Pro-choicers should see abortion as a necessary social evil
If the pro-choice lobby is ever to win the legislative argument, writes Donal Lynch, they first need to be more honest about the horror abortion entails
Ann McElhinney and Phelim MacAleer are a married couple from Ulster (Donegal and Omagh respectively) who've lived in America for quite a few years. They've made provocative films, most notably around climate change and the effects of fracking, which have made them minor darlings of the conservative Right there. It probably isn't surprising, therefore, that when they came to write this month in the Irish Times about abortion and their new film - which deals with notorious abortionist Kermit Gosnell - they focussed on the traditional American scapegoat for abortion: the doctor.
Gosnell, of course, is their biggest villain in this regard; the film describes him as 'America's most prolific serial killer', and he is serving consecutive life sentences for the first degree murder of three babies born alive at his clinic. But the couple also imply, without stating outright, that all abortionists are serial killers.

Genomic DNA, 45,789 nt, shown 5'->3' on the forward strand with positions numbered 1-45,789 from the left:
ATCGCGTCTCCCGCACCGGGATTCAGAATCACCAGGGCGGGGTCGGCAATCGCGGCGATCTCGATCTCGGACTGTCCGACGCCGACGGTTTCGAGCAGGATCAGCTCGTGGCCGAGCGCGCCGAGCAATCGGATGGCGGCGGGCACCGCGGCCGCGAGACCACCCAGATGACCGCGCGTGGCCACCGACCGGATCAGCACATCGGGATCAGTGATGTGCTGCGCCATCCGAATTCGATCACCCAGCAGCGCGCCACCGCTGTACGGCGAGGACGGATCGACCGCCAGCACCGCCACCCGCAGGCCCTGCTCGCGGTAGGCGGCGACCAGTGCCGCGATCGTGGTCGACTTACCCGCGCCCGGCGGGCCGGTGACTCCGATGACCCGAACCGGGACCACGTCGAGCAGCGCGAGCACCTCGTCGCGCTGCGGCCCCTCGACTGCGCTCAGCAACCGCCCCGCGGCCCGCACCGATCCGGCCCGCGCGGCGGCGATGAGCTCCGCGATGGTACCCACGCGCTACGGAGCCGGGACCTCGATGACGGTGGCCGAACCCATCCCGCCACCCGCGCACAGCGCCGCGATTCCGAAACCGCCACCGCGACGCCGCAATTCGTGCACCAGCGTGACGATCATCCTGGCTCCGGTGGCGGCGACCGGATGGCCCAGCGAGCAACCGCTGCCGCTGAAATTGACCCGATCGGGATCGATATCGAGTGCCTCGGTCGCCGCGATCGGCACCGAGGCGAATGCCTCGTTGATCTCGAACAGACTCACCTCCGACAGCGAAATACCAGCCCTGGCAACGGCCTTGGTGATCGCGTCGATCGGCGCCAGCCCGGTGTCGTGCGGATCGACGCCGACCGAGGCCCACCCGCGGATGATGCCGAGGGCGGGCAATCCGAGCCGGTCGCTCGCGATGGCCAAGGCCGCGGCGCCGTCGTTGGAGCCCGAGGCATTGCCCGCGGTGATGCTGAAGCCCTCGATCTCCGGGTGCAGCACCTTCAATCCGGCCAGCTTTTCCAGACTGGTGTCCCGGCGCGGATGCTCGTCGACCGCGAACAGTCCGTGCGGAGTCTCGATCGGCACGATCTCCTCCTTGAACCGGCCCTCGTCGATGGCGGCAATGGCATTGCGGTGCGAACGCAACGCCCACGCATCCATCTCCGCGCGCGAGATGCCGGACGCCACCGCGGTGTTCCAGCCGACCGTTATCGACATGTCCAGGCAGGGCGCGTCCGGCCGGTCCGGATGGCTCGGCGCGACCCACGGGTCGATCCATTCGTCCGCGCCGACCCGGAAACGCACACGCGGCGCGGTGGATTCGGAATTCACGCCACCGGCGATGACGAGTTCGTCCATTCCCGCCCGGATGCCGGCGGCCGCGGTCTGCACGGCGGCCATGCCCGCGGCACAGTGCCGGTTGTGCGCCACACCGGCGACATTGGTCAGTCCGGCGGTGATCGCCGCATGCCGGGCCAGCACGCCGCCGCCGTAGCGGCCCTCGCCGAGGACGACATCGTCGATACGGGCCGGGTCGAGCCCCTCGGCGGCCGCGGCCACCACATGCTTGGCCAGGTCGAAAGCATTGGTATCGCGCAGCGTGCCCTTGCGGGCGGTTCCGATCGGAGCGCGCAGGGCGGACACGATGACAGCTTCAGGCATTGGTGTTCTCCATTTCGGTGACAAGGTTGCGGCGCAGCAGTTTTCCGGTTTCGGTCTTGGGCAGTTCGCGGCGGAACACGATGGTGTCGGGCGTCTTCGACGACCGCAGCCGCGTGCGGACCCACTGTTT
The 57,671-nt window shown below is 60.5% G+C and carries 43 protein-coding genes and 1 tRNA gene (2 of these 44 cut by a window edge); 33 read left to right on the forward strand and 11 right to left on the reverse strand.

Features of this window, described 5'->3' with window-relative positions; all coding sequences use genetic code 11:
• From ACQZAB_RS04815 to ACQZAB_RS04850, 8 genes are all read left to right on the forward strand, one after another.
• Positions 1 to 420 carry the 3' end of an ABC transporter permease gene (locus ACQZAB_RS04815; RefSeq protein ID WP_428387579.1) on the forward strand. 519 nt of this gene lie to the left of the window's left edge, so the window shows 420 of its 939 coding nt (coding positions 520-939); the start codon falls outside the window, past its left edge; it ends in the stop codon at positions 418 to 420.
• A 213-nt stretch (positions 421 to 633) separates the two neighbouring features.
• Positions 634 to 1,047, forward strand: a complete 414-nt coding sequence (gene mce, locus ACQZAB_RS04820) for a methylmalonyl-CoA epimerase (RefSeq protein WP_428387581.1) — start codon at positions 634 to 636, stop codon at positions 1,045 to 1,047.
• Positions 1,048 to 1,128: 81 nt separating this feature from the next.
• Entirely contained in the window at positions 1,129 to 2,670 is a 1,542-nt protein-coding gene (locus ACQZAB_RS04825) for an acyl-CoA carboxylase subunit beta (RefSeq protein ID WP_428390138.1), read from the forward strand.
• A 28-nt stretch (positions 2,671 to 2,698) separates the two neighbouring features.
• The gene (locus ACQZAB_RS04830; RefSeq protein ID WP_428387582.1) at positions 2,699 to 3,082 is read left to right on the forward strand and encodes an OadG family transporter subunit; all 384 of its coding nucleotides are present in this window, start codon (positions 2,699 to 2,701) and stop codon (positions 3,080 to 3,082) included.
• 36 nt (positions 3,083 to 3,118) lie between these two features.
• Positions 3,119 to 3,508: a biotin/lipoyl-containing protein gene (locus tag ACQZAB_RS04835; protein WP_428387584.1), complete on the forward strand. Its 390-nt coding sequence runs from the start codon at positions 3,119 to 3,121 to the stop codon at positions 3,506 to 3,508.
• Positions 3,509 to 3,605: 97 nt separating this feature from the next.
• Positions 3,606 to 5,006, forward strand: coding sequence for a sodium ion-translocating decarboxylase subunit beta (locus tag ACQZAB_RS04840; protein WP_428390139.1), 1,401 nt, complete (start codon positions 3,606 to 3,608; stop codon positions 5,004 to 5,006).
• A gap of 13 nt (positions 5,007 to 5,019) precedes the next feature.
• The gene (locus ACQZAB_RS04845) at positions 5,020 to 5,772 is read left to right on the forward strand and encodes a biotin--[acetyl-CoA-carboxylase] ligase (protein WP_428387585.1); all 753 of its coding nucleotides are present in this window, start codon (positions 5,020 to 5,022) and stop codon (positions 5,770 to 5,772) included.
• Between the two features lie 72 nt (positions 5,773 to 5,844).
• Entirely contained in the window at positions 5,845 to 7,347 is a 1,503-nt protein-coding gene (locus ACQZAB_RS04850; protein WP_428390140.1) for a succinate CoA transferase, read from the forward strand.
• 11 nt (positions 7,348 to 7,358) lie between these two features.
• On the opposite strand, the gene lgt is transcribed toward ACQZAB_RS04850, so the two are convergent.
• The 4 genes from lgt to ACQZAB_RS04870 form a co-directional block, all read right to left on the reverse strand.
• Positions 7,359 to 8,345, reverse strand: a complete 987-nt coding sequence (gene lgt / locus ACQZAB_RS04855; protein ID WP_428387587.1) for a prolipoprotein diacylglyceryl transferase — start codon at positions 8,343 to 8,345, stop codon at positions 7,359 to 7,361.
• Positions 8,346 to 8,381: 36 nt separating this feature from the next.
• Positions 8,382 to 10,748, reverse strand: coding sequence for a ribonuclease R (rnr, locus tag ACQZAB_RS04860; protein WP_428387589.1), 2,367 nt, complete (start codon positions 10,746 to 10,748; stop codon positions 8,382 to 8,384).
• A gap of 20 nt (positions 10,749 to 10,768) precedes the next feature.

In several US states you can have, and people do have, abortions up to the day of delivery, they point out. The procedures generally used include dissecting the foetus live inside the womb, injecting potassium chloride directly into its heart and, the ultimate horror, which follows the cases in which the injection misses its mark: the baby will be born alive and given "comfort care" - a blanket lain over it until it "passes".